SEC Proposes Rule 17f-4 Amendments
Amendments to Reflect Changes in Custody Practice and Commercial Law
[Ed. This article was originally posted in December 2001]
The Securities and Exchange Commission recently proposed amendments to Rule 17f-4 under the Investment Company Act of 1940, the rule governing investment companies’ use of domestic securities depositories. Release No. IC-25266, 66 Fed. Reg. 58412 (Nov. 15, 2001).
Rule 17f-4 was adopted in 1978, and the amendments are intended to reflect changes in custody practice and commercial law since then, particularly the changes in Article 8 of the Uniform Commercial Code, the article governing investment securities.
According to the SEC release, approximately 97% of registered investment companies maintain assets in securities depositories, most frequently the Depository Trust Company. The proposed amendments would eliminate the existing segregation, earmarking, and confirmation requirements. Instead, the proposed amendments would substitute more general contractual requirements for custodians and depositories – a change that would require amendments to existing contracts with custodians and depositories.
The proposed amendments would also eliminate the requirement that directors approve all custody arrangements and changes to those arrangements.
Comments on the proposed amendments are due January 31, 2002. The SEC release is available online at http://www.sec.gov/rules/proposed/ic-25266.htm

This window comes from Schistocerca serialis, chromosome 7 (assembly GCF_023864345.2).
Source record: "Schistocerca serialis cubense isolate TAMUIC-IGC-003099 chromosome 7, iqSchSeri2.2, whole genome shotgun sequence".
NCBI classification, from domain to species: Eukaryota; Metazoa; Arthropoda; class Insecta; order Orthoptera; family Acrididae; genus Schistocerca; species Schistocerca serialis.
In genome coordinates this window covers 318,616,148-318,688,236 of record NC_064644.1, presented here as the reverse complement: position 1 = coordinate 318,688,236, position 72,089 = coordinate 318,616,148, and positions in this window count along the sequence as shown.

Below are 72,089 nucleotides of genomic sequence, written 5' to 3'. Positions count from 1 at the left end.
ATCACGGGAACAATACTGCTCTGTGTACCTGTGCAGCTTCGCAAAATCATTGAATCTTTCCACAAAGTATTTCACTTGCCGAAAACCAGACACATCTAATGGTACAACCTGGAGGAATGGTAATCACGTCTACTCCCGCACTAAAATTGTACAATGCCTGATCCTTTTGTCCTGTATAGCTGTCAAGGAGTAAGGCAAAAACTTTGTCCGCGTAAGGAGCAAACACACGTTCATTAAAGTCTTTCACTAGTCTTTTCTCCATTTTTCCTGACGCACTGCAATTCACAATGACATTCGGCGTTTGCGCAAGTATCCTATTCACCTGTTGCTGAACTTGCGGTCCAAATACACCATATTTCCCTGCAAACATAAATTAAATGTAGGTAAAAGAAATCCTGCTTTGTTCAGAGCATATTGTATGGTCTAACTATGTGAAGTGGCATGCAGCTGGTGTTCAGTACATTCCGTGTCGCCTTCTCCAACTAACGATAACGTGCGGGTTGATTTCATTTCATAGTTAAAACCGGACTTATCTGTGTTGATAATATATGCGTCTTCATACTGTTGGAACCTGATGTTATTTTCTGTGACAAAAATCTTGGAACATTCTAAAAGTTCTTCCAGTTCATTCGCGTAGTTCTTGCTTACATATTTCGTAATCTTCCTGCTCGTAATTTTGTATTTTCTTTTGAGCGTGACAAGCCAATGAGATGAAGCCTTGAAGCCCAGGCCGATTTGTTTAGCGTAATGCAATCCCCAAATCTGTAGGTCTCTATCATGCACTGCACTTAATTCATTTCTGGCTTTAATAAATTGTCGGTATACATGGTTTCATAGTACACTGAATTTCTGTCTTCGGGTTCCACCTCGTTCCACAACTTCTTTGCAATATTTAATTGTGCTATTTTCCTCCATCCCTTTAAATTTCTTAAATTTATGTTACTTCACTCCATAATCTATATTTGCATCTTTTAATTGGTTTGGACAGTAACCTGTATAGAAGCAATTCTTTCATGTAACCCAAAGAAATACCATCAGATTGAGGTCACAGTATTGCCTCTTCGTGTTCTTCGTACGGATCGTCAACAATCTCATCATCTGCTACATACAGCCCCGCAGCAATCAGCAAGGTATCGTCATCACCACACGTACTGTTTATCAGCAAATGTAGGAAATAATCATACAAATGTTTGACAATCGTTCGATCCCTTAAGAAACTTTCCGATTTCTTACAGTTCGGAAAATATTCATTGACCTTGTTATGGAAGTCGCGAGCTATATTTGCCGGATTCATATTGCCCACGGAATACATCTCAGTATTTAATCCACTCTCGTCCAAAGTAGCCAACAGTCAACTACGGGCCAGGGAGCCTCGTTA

It can also be accessed from the Federal Register, which can be searched online at http://www.access.gpo.gov/su_docs/aces/aces140.html
Copyright 2001, John M. Baker, Esq., Stradley, Ronon, Stevens & Young, LLP, 1220 19th Street, N.W., Suite 700, Washington, DC 20036 – (202) 822-9611- Fax (202) 822-0140 This article was originally posted to the FundLaw List, http://www.egroups.com/group/fundlaw. To subscribe to FundLaw, send a blank e-mail to email@example.com
Nothing herein is intended as legal or financial advice. The law is different in different jurisdictions, and the facts of a particular matter can change the application of the law. Please consult an attorney or your financial advisor before acting upon the information contained in this article.
Mark J. Astarita is a veteran securities attorney who represents investors and financial professionals nationwide in securities investigations and arbitrations. Have a question? Email him at firstname.lastname@example.org, call his office at 212-509-6544 or visit The Securities Lawyer